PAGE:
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S. Korean Builders Again Going Abroad : Construction: Overseas contracts have shrunk in recent years, but the former "golden goose" appears to be reviving.

February 19, 1990|PAUL SHIN | ASSOCIATED PRESS

SEOUL — The overseas construction industry, once called South Korea's "golden goose," is gambling that new markets in Arab and communist nations will help it overcome a long slump.

South Korean contractors, unfazed by political and regional differences with their homeland, are looking at postwar reconstruction projects in Iran and Iraq, expanding business in Libya and starting projects in the Soviet Union and other socialist nations. They're even considering a cooperative venture in Siberia that would employ workers from South Korea's archenemy, communist North Korea.

"Finally, we seem to be coming out of a long tunnel of recession," said Choi Jae-yol, a government economic researcher, referring to a surge in South Korean overseas construction.

In the past two decades, domestic contractors have won $90 billion in contracts overseas, earning foreign currency needed for South Korea's economic development. But in recent years South Korea's overseas construction declined severely.

Volume of contracts nose-dived from an all-time high of $13.7 billion in 1981 to $1.6 billion in 1988. Volume began to pick up last year, reaching $2.4 billion, and officials expect business in 1990 to top $7.7 billion, some of it in socialist and communist nations.

South Koreans are expanding their business from labor-intensive civil engineering to technology-oriented projects such as power plants, but they still rely heavily on cheap labor. South Korean contractors abroad hire help from Bangladesh, Thailand, the Philippines and other Third World Asian nations. At the end of 1989, 42,000 foreigners were on Korean payrolls abroad, compared to 24,000 Korean overseas construction workers.

The South Koreans are paid about $875 a month, while other foreign workers earn about a third of that, a price edge that the companies say is necessary for them to remain competitive.

Officials say Libya will emerge as South Korea's largest market in 1990 with $5.7 billion in contracts, followed by Saudi Arabia with $820 million and Iran with $422 million.

Last September, Libya picked Dong-A Construction of Seoul as a prime contractor for a $5.3-billion water project. A formal contract for the project, the largest awarded to a South Korean firm, will be signed this year.

South Koreans previously received nearly 80% of their overseas contracts in the Middle East, but Saudi Arabia and other Arab nations scaled down development revenues as prices for their oil dropped.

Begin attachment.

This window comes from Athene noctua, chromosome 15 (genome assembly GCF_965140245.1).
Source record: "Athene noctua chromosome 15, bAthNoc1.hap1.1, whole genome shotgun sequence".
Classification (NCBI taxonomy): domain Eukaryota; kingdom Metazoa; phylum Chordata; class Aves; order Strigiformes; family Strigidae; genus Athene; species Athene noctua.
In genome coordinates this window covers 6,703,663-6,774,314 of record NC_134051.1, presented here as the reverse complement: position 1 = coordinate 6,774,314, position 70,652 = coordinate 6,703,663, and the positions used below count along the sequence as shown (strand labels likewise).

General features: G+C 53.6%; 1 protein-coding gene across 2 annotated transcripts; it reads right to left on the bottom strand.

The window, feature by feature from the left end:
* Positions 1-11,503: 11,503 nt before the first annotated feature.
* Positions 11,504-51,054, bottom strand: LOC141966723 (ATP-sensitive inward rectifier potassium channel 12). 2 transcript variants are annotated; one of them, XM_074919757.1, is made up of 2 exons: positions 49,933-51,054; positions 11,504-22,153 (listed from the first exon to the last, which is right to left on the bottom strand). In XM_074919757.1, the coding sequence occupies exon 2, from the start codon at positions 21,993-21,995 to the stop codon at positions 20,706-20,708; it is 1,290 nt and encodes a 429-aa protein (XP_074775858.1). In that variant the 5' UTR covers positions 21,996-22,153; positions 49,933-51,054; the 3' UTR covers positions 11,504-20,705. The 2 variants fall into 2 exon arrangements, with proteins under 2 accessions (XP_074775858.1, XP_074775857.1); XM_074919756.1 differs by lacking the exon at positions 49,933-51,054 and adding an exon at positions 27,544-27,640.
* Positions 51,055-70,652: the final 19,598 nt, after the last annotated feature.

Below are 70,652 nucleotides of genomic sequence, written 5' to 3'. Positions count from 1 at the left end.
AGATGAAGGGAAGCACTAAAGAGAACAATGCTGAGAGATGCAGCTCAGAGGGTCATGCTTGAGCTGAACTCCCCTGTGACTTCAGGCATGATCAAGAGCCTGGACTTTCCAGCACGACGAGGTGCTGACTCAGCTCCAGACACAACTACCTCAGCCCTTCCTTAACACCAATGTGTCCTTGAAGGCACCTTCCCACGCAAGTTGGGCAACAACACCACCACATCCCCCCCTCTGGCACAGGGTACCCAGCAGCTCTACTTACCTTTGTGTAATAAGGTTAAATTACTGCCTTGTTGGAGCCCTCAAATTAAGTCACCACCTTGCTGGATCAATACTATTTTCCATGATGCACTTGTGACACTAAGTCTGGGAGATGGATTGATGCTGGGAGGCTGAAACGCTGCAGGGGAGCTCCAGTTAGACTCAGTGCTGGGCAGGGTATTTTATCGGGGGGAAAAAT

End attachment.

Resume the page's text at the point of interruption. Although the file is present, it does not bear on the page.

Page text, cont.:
Choi, who works for the government-controlled Overseas Construction Assn., said the recovery pace of South Korea's overseas construction business depends partly on the ability to snare multibillion-dollar rehabilitation projects in Iran and Iraq.

South Korea is one of the few countries able to do business with both Iran and Iraq. During the eight-year Persian Gulf War, South Korea maneuvered to stay neutral between the two. Iran sought South Korean assistance in getting U.S.-made jet parts for its air force, but the Seoul government rejected the request, citing its neutral foreign policy. Iran retaliated by downgrading its ties with Seoul to a charge d'affairs but restored full ties with Seoul after the cease-fire.

South Korea's rejection of Iran's request helped it to open ties with Iraq, with which Seoul had no diplomatic relations. South Korea now maintains diplomatic relations with both Arab nations.

Kim Sung-jo, a director-general in the Construction Ministry, said South Korean business in the region will increase as the two Arab countries push rehabilitation projects.

Several South Korean companies have sent teams of experts to Tehran to inspect a major petrochemical project at Bandar Khomeini in southern Iran, abandoned by Japan's Mitsui Corp. Iran officially asked South Korea to finish construction after the Japanese conglomerate decided the plant was too damaged by the war to be completed.

The Iranian project was 85% completed before the war in 1980 and was originally estimated in 1973 to cost $358 million. By 1981, the cost had ballooned to $4.48 billion. Government officials, who asked not to be identified, said Iran seeks a $3-billion loan from South Korea to complete construction.

South Korean companies are also pursuing projects in the Soviet Union and other socialist countries, with which their anti-communist government is improving relations. Seoul has established full diplomtic relations with Hungary, Poland, Yugoslavia and Algeria and, in the last 12 months, established the equivalent of consular ties with the Soviet Union.

The Daewoo Group, one of Korea's largest conglomerates, is pushing hotel projects in Budapest and Moscow. Another conglomerate, Hyundai, recently signed a 30-year contract to develop forest land in eastern Siberia. With approval from Seoul, Hyundai plans to hire hundreds of North Koreans for work in Siberia.

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